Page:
Protest is denied where record fails to support protester's contention that it was misled during discussions into increasing its price. Record shows that price increase was due to protester's more than doubling its overhead rate after discussions during which agency specifically accepted lower overhead rate initially proposed. Protest that agency should make award on the basis of initial proposals since protester's initial proposal was lower in price than the awardee's best and final offer (BAFO) price submitted after discussions were held is denied. Federal Acquisition Regulation provides that where discussions have been held award should be made on the basis of BAFOs. The Learning Group contends that it was misled by the agency during negotiations and that award should have been made to it on the basis of initial proposals.
B-236728, Dec 29, 1989, 89-2 CPD 608
PROCUREMENT - Competitive Negotiation - Discussion - Misleading information - Allegation substantiation DIGEST: 1. Protest is denied where record fails to support protester's contention that it was misled during discussions into increasing its price. Record shows that price increase was due to protester's more than doubling its overhead rate after discussions during which agency specifically accepted lower overhead rate initially proposed. PROCUREMENT - Competitive Negotiation - Contract awards - Initial offer awards - Discussion - Propriety 2. Protest that agency should make award on the basis of initial proposals since protester's initial proposal was lower in price than the awardee's best and final offer (BAFO) price submitted after discussions were held is denied. Federal Acquisition Regulation provides that where discussions have been held award should be made on the basis of BAFOs.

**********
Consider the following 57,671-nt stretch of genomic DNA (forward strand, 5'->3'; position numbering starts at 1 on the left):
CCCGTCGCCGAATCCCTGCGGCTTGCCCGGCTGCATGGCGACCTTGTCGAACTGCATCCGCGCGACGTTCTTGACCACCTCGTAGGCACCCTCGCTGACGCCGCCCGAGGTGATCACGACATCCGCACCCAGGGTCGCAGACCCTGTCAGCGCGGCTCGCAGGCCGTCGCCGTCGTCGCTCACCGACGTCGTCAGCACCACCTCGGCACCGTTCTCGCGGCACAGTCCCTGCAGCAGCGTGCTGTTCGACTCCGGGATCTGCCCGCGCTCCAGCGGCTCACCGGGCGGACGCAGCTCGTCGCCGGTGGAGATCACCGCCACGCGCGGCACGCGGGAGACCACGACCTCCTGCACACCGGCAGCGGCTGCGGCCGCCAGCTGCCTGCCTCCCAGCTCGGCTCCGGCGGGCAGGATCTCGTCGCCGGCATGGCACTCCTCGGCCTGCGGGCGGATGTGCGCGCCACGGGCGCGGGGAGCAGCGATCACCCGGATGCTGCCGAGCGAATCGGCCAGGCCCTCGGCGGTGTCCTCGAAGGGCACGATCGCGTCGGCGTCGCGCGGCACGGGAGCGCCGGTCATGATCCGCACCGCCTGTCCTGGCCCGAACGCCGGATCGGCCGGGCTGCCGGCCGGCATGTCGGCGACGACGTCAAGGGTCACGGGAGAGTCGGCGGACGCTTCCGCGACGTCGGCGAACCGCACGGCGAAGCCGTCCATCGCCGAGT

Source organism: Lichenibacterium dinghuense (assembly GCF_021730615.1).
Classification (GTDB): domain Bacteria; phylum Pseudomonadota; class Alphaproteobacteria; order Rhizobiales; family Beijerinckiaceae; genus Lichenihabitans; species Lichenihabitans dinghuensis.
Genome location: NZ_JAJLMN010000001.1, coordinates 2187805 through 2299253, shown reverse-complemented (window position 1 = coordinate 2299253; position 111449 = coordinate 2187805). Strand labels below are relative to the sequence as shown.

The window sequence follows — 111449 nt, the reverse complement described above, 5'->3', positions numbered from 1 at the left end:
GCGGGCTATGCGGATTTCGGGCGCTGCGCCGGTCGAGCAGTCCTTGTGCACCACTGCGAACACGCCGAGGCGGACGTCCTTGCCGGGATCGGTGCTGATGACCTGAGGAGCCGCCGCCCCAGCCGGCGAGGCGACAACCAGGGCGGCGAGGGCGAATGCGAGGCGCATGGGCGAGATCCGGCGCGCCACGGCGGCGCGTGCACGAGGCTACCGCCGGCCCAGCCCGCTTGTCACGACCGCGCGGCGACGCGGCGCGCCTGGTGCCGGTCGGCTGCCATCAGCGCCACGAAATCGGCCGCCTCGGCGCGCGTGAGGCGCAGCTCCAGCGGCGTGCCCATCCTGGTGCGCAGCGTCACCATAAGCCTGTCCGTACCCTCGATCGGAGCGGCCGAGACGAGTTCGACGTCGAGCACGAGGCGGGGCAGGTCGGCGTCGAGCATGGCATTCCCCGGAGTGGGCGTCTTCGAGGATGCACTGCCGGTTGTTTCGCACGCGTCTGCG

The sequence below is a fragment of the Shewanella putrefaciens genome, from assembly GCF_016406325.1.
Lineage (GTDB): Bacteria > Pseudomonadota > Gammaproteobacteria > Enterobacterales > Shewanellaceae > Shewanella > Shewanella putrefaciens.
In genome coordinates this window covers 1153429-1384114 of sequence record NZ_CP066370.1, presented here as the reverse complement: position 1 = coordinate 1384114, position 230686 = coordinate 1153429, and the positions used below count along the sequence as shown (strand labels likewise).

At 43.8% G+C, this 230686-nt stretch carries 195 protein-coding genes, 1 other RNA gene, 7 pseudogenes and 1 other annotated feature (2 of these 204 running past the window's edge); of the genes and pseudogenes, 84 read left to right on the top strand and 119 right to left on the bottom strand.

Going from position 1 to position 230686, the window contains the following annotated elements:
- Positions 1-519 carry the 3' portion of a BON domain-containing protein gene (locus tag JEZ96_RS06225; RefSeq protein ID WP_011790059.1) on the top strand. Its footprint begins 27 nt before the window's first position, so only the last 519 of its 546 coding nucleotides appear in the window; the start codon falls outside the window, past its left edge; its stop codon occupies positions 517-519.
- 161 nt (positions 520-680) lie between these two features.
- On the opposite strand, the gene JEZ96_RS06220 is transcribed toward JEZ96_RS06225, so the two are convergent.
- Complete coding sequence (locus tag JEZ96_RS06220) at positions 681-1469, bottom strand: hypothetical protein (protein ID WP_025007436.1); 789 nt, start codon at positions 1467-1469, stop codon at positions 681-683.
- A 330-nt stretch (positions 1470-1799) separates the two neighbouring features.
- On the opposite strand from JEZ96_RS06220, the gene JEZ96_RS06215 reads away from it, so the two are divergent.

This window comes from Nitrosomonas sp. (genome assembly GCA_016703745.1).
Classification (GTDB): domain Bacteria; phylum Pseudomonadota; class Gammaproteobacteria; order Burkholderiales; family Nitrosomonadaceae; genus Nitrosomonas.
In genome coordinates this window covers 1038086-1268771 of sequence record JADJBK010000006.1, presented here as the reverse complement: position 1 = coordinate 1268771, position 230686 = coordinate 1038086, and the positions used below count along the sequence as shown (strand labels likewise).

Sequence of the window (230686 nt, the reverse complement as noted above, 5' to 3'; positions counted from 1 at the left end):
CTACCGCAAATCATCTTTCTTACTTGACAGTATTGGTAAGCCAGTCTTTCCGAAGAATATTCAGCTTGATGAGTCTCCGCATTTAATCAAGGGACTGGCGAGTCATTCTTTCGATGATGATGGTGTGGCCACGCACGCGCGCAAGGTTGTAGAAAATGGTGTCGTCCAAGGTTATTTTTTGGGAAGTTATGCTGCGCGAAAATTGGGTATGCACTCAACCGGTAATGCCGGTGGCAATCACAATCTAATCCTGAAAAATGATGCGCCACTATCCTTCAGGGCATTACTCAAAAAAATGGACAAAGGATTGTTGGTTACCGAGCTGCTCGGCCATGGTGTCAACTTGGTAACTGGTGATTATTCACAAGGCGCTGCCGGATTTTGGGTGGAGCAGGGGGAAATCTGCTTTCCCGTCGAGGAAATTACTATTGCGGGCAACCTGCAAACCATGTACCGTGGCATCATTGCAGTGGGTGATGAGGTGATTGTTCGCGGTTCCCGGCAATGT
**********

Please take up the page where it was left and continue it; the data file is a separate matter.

The Learning Group Corporation:
The Learning Group Corporation protests the award of a contract to Environmental Management Support, Inc. under request for proposals No. DTFH61-89-R-0056 issued by the Federal Highway Administration for the development of educational and technical assistance materials to increase awareness and understanding of Federal Motor Carrier Safety Regulations, Hazardous Material Regulations and related technological advances. The Learning Group contends that it was misled by the agency during negotiations and that award should have been made to it on the basis of initial proposals.
We deny the protest.
The RFP was issued on February 27, 1989 as a total small business set- aside and contemplated the award of an indefinite quantity fixed price labor hour contract. It provided that the principal basis for award would be technical factors. However, price was to be considered in the ultimate award decision. Only technical factors were point scored.
The agency received seven proposals by the March 29 closing. As the result of the evaluation of initial proposals, four, including the protester's, were determined to be in the competitive range. The Learning Group received an initial technical score of 86, the second highest, and the agency determined that it offered an average hourly labor rate of $35.42. Environmental Management received the next highest score of 83.5 and proposed an average rate of $37.56. The technical scores remained unchanged as a result of best and final offers (BAFOs); however, the protester revised its rates upward to an average of $46.39 while the awardee lowered its rates to an average of $34.87. The agency determined that Environmental Management's slightly lower technical score was offset by its proposed average rate, which was the lowest of all those proposed by offerors in the competitive range, and made award to that firm on July 28.